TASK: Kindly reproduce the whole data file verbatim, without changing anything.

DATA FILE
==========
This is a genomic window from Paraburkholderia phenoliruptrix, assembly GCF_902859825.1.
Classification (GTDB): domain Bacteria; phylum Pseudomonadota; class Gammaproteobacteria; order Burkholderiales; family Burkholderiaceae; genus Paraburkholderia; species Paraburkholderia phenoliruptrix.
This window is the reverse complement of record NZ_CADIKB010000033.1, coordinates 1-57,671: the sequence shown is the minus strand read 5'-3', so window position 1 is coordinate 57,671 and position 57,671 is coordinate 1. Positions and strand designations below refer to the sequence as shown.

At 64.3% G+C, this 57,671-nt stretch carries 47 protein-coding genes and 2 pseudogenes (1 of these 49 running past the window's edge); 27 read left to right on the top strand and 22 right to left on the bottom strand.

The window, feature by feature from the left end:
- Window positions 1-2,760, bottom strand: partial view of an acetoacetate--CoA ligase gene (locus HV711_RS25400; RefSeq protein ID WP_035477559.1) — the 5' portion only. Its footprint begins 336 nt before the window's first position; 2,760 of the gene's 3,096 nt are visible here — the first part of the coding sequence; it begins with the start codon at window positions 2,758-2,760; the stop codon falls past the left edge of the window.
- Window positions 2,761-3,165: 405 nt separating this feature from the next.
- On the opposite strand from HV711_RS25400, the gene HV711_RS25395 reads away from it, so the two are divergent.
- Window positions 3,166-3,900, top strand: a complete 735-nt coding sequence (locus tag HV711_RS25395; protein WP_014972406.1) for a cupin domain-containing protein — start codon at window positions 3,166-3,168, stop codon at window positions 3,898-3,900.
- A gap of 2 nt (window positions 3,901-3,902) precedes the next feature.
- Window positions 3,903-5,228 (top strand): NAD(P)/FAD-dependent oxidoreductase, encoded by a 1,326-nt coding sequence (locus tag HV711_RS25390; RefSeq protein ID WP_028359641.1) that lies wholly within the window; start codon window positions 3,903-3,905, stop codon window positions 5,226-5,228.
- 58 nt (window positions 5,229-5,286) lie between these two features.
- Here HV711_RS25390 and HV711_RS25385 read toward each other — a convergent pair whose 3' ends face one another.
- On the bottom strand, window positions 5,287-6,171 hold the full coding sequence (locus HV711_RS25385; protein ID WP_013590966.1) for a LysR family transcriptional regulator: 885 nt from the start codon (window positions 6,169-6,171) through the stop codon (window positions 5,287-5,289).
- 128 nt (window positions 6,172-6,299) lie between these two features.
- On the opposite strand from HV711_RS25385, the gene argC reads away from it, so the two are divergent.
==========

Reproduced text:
This is a genomic window from Paraburkholderia phenoliruptrix, assembly GCF_902859825.1.
Classification (GTDB): domain Bacteria; phylum Pseudomonadota; class Gammaproteobacteria; order Burkholderiales; family Burkholderiaceae; genus Paraburkholderia; species Paraburkholderia phenoliruptrix.
This window is the reverse complement of record NZ_CADIKB010000033.1, coordinates 1-57,671: the sequence shown is the minus strand read 5'-3', so window position 1 is coordinate 57,671 and position 57,671 is coordinate 1. Positions and strand designations below refer to the sequence as shown.

At 64.3% G+C, this 57,671-nt stretch carries 47 protein-coding genes and 2 pseudogenes (1 of these 49 running past the window's edge); 27 read left to right on the top strand and 22 right to left on the bottom strand.

The window, feature by feature from the left end:
- Window positions 1-2,760, bottom strand: partial view of an acetoacetate--CoA ligase gene (locus HV711_RS25400; RefSeq protein ID WP_035477559.1) — the 5' portion only. Its footprint begins 336 nt before the window's first position; 2,760 of the gene's 3,096 nt are visible here — the first part of the coding sequence; it begins with the start codon at window positions 2,758-2,760; the stop codon falls past the left edge of the window.
- Window positions 2,761-3,165: 405 nt separating this feature from the next.
- On the opposite strand from HV711_RS25400, the gene HV711_RS25395 reads away from it, so the two are divergent.
- Window positions 3,166-3,900, top strand: a complete 735-nt coding sequence (locus tag HV711_RS25395; protein WP_014972406.1) for a cupin domain-containing protein — start codon at window positions 3,166-3,168, stop codon at window positions 3,898-3,900.
- A gap of 2 nt (window positions 3,901-3,902) precedes the next feature.
- Window positions 3,903-5,228 (top strand): NAD(P)/FAD-dependent oxidoreductase, encoded by a 1,326-nt coding sequence (locus tag HV711_RS25390; RefSeq protein ID WP_028359641.1) that lies wholly within the window; start codon window positions 3,903-3,905, stop codon window positions 5,226-5,228.
- 58 nt (window positions 5,229-5,286) lie between these two features.
- Here HV711_RS25390 and HV711_RS25385 read toward each other — a convergent pair whose 3' ends face one another.
- On the bottom strand, window positions 5,287-6,171 hold the full coding sequence (locus HV711_RS25385; protein ID WP_013590966.1) for a LysR family transcriptional regulator: 885 nt from the start codon (window positions 6,169-6,171) through the stop codon (window positions 5,287-5,289).
- 128 nt (window positions 6,172-6,299) lie between these two features.
- On the opposite strand from HV711_RS25385, the gene argC reads away from it, so the two are divergent.